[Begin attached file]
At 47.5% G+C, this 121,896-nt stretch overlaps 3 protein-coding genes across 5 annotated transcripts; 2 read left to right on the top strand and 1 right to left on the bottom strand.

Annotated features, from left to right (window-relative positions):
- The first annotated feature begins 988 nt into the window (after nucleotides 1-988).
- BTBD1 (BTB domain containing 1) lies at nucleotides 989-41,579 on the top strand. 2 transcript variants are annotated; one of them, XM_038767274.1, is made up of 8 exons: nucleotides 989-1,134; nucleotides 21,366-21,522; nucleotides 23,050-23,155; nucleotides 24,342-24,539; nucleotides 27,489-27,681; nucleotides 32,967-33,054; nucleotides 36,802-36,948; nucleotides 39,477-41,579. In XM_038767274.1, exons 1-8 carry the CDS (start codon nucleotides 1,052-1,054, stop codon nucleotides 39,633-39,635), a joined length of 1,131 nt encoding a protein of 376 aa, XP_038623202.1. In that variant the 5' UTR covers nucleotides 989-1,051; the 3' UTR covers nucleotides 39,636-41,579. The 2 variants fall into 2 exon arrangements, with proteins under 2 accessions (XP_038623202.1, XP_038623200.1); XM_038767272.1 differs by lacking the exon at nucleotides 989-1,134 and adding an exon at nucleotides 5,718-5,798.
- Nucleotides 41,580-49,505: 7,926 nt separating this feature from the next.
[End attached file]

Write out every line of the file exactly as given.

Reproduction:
At 47.5% G+C, this 121,896-nt stretch overlaps 3 protein-coding genes across 5 annotated transcripts; 2 read left to right on the top strand and 1 right to left on the bottom strand.

Annotated features, from left to right (window-relative positions):
- The first annotated feature begins 988 nt into the window (after nucleotides 1-988).
- BTBD1 (BTB domain containing 1) lies at nucleotides 989-41,579 on the top strand. 2 transcript variants are annotated; one of them, XM_038767274.1, is made up of 8 exons: nucleotides 989-1,134; nucleotides 21,366-21,522; nucleotides 23,050-23,155; nucleotides 24,342-24,539; nucleotides 27,489-27,681; nucleotides 32,967-33,054; nucleotides 36,802-36,948; nucleotides 39,477-41,579. In XM_038767274.1, exons 1-8 carry the CDS (start codon nucleotides 1,052-1,054, stop codon nucleotides 39,633-39,635), a joined length of 1,131 nt encoding a protein of 376 aa, XP_038623202.1. In that variant the 5' UTR covers nucleotides 989-1,051; the 3' UTR covers nucleotides 39,636-41,579. The 2 variants fall into 2 exon arrangements, with proteins under 2 accessions (XP_038623202.1, XP_038623200.1); XM_038767272.1 differs by lacking the exon at nucleotides 989-1,134 and adding an exon at nucleotides 5,718-5,798.
- Nucleotides 41,580-49,505: 7,926 nt separating this feature from the next.